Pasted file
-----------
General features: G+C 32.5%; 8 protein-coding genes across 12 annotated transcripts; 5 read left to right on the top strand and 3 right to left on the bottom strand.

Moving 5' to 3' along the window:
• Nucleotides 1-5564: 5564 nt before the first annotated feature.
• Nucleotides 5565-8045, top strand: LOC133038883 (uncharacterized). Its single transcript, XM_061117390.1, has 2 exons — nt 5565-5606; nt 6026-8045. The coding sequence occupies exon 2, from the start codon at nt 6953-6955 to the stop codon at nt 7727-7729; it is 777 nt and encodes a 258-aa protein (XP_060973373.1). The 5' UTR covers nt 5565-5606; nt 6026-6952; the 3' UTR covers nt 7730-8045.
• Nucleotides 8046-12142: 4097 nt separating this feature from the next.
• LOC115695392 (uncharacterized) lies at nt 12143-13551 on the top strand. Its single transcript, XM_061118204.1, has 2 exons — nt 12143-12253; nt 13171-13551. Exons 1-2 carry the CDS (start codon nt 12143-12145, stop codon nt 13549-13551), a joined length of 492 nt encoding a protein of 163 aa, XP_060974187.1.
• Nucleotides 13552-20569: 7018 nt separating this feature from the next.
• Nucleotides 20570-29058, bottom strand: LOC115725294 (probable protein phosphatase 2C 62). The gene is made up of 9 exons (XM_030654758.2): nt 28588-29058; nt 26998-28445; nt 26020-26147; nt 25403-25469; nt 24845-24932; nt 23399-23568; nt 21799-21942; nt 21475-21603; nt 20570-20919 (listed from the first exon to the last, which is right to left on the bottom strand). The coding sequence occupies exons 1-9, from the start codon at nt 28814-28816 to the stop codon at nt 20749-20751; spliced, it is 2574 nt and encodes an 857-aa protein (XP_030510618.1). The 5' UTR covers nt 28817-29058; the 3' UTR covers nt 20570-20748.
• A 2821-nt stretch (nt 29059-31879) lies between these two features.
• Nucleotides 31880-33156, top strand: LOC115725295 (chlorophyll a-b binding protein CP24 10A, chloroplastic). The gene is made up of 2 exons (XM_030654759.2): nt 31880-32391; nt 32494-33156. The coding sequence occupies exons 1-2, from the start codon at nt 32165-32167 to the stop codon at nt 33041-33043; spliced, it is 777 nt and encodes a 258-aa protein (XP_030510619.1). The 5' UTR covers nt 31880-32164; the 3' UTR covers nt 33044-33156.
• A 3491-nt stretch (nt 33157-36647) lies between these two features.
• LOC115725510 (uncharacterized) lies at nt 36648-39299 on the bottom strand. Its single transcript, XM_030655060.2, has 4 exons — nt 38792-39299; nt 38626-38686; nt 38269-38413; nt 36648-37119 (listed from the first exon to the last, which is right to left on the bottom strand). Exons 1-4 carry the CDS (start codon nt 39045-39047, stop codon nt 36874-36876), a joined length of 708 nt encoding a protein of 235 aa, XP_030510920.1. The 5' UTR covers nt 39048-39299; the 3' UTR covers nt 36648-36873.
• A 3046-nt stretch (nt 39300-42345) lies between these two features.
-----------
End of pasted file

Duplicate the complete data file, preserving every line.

General features: G+C 32.5%; 8 protein-coding genes across 12 annotated transcripts; 5 read left to right on the top strand and 3 right to left on the bottom strand.

Moving 5' to 3' along the window:
• Nucleotides 1-5564: 5564 nt before the first annotated feature.
• Nucleotides 5565-8045, top strand: LOC133038883 (uncharacterized). Its single transcript, XM_061117390.1, has 2 exons — nt 5565-5606; nt 6026-8045. The coding sequence occupies exon 2, from the start codon at nt 6953-6955 to the stop codon at nt 7727-7729; it is 777 nt and encodes a 258-aa protein (XP_060973373.1). The 5' UTR covers nt 5565-5606; nt 6026-6952; the 3' UTR covers nt 7730-8045.
• Nucleotides 8046-12142: 4097 nt separating this feature from the next.
• LOC115695392 (uncharacterized) lies at nt 12143-13551 on the top strand. Its single transcript, XM_061118204.1, has 2 exons — nt 12143-12253; nt 13171-13551. Exons 1-2 carry the CDS (start codon nt 12143-12145, stop codon nt 13549-13551), a joined length of 492 nt encoding a protein of 163 aa, XP_060974187.1.
• Nucleotides 13552-20569: 7018 nt separating this feature from the next.
• Nucleotides 20570-29058, bottom strand: LOC115725294 (probable protein phosphatase 2C 62). The gene is made up of 9 exons (XM_030654758.2): nt 28588-29058; nt 26998-28445; nt 26020-26147; nt 25403-25469; nt 24845-24932; nt 23399-23568; nt 21799-21942; nt 21475-21603; nt 20570-20919 (listed from the first exon to the last, which is right to left on the bottom strand). The coding sequence occupies exons 1-9, from the start codon at nt 28814-28816 to the stop codon at nt 20749-20751; spliced, it is 2574 nt and encodes an 857-aa protein (XP_030510618.1). The 5' UTR covers nt 28817-29058; the 3' UTR covers nt 20570-20748.
• A 2821-nt stretch (nt 29059-31879) lies between these two features.
• Nucleotides 31880-33156, top strand: LOC115725295 (chlorophyll a-b binding protein CP24 10A, chloroplastic). The gene is made up of 2 exons (XM_030654759.2): nt 31880-32391; nt 32494-33156. The coding sequence occupies exons 1-2, from the start codon at nt 32165-32167 to the stop codon at nt 33041-33043; spliced, it is 777 nt and encodes a 258-aa protein (XP_030510619.1). The 5' UTR covers nt 31880-32164; the 3' UTR covers nt 33044-33156.
• A 3491-nt stretch (nt 33157-36647) lies between these two features.
• LOC115725510 (uncharacterized) lies at nt 36648-39299 on the bottom strand. Its single transcript, XM_030655060.2, has 4 exons — nt 38792-39299; nt 38626-38686; nt 38269-38413; nt 36648-37119 (listed from the first exon to the last, which is right to left on the bottom strand). Exons 1-4 carry the CDS (start codon nt 39045-39047, stop codon nt 36874-36876), a joined length of 708 nt encoding a protein of 235 aa, XP_030510920.1. The 5' UTR covers nt 39048-39299; the 3' UTR covers nt 36648-36873.
• A 3046-nt stretch (nt 39300-42345) lies between these two features.